The iPhone X is available for pre-order beginning on Friday, Oct. 27 and will begin shipping on Nov. 3. It's unclear how many people will actually be able to get their hands on the phone, however. The tech giant has reportedly hit several stumbling blocks in its efforts to bring the phone to market, largely stemming from the device's sophisticated components and new features. That's not good news for consumers who may be putting off purchasing the iPhone 8 or iPhone 8 Plus in favor of buying the iPhone X -- a sizable cohort, according to analysts.
According to an Oct. 25 report from Bloomberg citing sources familiar with the situation, Apple has taken some unusual steps to have more units ready for launch, including asking suppliers of the device's facial recognition technology to relax their standards. In response, Apple called the report "completely false."
"The quality and accuracy of Face ID haven't changed," the company said in a statement, according to Business Insider. "It continues to be a one in a million probability of a random person unlocking your phone with Face ID."
Investors have been trying to gauge demand for the iPhone X as numerous reports have pointed to a lackluster reception for the iPhone 8 and 8 Plus, increasing the pressure for the iPhone X to be a breakthrough success. In 2016, about 60% of Apple's revenue came from iPhone sales.
Analysts have tried to figure out just how many iPhone X's will be available after the November launch. KGI Securities analyst Ming-Chi Kuo, who's correctly predicted many of Apple's past moves, anticipated last week that only two to three million units will be available when the phone launches next month. But supply should ramp up to about 20 million units in the December quarter, said CFRA Research analyst Angelo Zino. That's still only about half of the number that would be expected from Apple's guidance for the quarter, though.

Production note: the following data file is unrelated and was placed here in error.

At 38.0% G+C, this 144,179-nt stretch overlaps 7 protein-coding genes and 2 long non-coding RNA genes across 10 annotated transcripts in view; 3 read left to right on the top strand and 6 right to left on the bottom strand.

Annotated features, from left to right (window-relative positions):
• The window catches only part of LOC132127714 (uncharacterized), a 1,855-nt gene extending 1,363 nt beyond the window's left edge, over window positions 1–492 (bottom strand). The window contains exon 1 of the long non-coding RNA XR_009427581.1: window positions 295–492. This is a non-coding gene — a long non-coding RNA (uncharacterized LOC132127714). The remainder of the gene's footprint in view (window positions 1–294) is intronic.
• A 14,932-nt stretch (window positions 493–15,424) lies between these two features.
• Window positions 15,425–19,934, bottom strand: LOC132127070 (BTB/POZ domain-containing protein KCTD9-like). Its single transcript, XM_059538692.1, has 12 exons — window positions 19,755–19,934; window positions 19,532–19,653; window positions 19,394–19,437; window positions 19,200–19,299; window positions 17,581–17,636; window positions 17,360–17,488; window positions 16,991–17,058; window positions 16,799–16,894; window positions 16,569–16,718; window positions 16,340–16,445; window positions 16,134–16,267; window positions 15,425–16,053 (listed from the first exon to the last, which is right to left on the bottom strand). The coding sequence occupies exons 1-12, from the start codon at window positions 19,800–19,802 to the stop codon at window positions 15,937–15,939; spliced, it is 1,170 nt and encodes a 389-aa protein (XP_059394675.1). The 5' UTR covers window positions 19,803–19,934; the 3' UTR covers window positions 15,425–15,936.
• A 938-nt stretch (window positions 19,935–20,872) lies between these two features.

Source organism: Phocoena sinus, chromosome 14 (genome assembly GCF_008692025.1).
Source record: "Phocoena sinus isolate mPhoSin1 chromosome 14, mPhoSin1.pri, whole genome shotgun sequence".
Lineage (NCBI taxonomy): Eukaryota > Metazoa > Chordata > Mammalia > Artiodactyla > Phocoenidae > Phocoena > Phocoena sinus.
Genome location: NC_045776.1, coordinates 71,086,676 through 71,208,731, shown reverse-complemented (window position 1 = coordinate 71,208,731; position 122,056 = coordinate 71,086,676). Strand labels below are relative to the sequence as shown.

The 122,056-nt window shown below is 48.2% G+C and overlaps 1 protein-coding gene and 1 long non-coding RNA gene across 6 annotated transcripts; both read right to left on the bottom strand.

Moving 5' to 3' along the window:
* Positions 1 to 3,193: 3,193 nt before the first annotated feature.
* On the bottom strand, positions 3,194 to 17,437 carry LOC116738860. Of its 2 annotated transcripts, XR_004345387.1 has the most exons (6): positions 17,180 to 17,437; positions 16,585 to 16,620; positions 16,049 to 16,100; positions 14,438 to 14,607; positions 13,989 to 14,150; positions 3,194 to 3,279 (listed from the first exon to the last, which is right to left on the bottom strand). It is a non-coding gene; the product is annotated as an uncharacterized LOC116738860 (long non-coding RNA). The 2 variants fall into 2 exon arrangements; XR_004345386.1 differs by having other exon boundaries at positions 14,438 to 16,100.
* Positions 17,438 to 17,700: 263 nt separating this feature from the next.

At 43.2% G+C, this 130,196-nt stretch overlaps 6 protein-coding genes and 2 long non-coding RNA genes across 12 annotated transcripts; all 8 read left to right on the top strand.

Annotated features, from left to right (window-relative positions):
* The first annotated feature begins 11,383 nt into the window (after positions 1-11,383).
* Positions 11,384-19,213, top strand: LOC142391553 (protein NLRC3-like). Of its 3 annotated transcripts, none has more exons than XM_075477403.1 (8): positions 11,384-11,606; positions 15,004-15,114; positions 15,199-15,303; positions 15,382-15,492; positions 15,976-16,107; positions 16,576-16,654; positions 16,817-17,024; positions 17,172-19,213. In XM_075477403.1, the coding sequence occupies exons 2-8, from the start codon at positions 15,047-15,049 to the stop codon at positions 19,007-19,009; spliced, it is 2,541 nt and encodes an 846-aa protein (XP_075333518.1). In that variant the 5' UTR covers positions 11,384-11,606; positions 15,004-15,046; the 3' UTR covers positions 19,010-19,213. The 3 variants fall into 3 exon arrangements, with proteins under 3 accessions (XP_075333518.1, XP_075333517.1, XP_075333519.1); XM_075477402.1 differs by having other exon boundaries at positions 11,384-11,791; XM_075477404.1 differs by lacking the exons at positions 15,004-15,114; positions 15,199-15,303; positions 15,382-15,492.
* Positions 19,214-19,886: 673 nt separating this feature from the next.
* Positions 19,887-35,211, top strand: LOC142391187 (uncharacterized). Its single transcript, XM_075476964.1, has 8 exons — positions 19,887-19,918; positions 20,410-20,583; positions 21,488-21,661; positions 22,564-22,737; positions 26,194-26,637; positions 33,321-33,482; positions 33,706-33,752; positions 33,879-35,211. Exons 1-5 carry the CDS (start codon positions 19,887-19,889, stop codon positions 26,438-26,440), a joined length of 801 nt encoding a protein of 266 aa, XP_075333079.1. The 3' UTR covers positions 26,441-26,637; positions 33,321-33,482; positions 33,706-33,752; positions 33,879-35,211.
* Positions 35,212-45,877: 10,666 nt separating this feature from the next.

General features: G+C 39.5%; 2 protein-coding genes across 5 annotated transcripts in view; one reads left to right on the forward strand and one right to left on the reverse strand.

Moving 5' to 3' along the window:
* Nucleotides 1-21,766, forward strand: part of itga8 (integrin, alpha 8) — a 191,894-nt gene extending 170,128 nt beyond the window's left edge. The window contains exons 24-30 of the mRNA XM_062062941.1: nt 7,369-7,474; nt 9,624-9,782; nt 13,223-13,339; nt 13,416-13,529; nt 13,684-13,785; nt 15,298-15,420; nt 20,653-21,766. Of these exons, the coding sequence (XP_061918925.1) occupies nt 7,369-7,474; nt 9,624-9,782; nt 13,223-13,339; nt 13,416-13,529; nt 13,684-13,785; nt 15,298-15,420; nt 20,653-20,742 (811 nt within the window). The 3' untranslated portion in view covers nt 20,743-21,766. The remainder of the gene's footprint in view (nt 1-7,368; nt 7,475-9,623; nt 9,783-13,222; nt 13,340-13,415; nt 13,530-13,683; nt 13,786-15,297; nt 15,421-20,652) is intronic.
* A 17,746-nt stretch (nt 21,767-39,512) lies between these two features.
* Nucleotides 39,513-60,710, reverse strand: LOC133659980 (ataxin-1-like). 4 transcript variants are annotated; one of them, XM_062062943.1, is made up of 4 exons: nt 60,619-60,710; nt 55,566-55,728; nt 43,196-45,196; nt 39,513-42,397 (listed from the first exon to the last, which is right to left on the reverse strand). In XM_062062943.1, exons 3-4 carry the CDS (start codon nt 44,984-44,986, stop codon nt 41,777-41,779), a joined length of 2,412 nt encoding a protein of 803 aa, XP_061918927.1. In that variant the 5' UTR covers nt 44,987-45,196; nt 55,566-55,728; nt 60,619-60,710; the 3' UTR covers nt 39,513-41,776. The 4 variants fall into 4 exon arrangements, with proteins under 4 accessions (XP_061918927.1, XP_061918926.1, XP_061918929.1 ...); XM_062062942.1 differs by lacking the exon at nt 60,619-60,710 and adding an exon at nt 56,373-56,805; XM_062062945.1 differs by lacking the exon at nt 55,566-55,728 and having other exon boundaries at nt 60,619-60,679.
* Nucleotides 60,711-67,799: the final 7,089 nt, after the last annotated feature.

Zino noted previously that the iPhone X isn't likely to show up in Apple's results until the March 2018 quarter.
We'll likely get a better picture of Apple's outlook when it reports fiscal fourth-quarter results on Nov. 2. Analysts expect the company to report a solid quarter, but all eyes will be on any guidance that Apple gives. That's because Apple's fiscal first quarter, which ends in December, is when it typically sells the most iPhones because the holiday season.
If supply constraints get more serious, it might mean a weaker-than-expected first quarter. Drexel Hamilton analyst Brian White, who is a noted Apple bull, said supply limitations could mean that "very few" consumers will be able to get an iPhone X in November. Some might not even receive the phone in time for the holidays, he added.
Still, it's not necessarily cause for panic, since White believes any supply constraints will just mean that iPhone X sales show up in the company's March quarter.
"Although we believe this shortage will negatively impact Apple's ability to meet demand in the December quarter, we expect this will drive better than average seasonality in the March and June quarters," White said in a note to clients on Wednesday. "Nevertheless, we believe our iPhone X forecast of 27 million units in the December quarter is achievable."
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